Keeping it together: stigma, response, and perception of risk in relationships between drug injectors and crack smokers, and other community residents.

Mateu-Gelabert P, Maslow C, Flom PL, Sandoval M, Bolyard M, Friedman SR.

AIDS Care. 2005 Oct;17(7):802-13. doi: 10.1080/09540120500100486.

Sexual relations between drug injectors (IDUs) and crack smokers (CS), and non-drug users are a major means of HIV spread to the broader population. However there is little literature describing community processes that regulate sexual and social partnerships among these groups. We describe these relationships in Bushwick, a low-income, mainly Latino neighbourhood in Brooklyn, NY. In this community, IDU and CS are heavily stigmatized, both by non-users and by some users. Known IDU/CS may find it harder to start and maintain social and sexual relationships, and to get jobs or support. Partially as a result of this stigma, IDU/CS attempt to 'keep it together' and hide either their drug use or its extent from other residents. Nevertheless, other residents believe, sometimes falsely, that they can distinguish users from nonusers. We describe some potential negative consequences of these beliefs and interactions, including their effects on risk for HIV and other sexually transmitted diseases.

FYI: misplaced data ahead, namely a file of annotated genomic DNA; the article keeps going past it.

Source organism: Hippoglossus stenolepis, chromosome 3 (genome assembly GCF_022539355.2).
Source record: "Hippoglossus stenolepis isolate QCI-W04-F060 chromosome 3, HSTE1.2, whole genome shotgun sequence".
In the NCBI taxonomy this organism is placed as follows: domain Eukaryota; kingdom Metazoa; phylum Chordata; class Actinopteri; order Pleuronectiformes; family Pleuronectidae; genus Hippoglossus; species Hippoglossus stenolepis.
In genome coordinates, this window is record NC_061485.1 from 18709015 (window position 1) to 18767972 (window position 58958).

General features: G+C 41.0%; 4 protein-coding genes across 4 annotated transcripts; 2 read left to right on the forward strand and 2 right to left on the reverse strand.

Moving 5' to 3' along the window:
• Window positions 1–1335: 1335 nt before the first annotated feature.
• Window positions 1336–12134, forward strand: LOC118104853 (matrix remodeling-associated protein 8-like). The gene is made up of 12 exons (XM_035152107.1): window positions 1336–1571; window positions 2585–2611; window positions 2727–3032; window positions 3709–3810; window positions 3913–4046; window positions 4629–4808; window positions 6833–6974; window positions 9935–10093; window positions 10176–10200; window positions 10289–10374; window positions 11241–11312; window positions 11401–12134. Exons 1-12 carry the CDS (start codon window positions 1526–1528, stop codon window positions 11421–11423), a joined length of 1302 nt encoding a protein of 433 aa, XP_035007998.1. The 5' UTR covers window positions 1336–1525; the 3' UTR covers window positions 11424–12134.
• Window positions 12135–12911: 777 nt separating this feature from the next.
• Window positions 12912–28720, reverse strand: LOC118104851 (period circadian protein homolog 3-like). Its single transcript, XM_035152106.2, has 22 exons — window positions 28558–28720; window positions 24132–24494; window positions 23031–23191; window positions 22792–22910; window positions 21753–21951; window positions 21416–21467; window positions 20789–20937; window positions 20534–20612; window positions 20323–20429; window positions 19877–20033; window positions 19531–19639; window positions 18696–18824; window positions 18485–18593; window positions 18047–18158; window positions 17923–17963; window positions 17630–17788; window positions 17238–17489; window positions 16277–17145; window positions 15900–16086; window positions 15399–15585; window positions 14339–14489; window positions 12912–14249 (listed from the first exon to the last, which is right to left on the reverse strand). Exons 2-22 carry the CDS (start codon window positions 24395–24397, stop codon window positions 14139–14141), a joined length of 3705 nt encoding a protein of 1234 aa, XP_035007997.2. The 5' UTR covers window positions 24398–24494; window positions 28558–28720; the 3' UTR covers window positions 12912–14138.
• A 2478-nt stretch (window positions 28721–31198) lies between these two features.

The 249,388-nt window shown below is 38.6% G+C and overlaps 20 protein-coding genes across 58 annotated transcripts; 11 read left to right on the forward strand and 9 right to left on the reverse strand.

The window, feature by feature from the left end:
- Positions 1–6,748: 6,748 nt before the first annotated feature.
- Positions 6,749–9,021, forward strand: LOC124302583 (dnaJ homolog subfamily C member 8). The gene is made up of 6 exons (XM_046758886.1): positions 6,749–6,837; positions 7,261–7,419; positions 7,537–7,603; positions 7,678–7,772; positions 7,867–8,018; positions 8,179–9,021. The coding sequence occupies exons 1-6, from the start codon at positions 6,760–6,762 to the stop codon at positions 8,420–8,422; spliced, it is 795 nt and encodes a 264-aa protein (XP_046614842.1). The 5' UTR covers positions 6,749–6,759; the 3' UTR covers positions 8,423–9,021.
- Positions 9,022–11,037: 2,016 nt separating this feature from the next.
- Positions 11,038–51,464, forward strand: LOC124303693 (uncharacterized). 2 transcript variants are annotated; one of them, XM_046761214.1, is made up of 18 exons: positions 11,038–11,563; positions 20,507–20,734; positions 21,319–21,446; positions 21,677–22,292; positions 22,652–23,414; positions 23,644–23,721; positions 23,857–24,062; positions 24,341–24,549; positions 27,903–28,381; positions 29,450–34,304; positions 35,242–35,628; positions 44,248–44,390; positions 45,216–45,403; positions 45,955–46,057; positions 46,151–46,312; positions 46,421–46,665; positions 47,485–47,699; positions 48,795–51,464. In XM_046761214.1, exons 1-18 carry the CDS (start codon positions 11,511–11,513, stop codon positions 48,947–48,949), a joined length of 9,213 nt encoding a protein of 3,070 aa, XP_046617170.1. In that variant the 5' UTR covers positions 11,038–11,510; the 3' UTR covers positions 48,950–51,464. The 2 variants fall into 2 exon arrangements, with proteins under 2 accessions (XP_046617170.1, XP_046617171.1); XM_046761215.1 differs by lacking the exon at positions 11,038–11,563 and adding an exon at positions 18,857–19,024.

PMID: 16120497

From MEDLINE®/PubMed®, a database of the U.S. National Library of Medicine.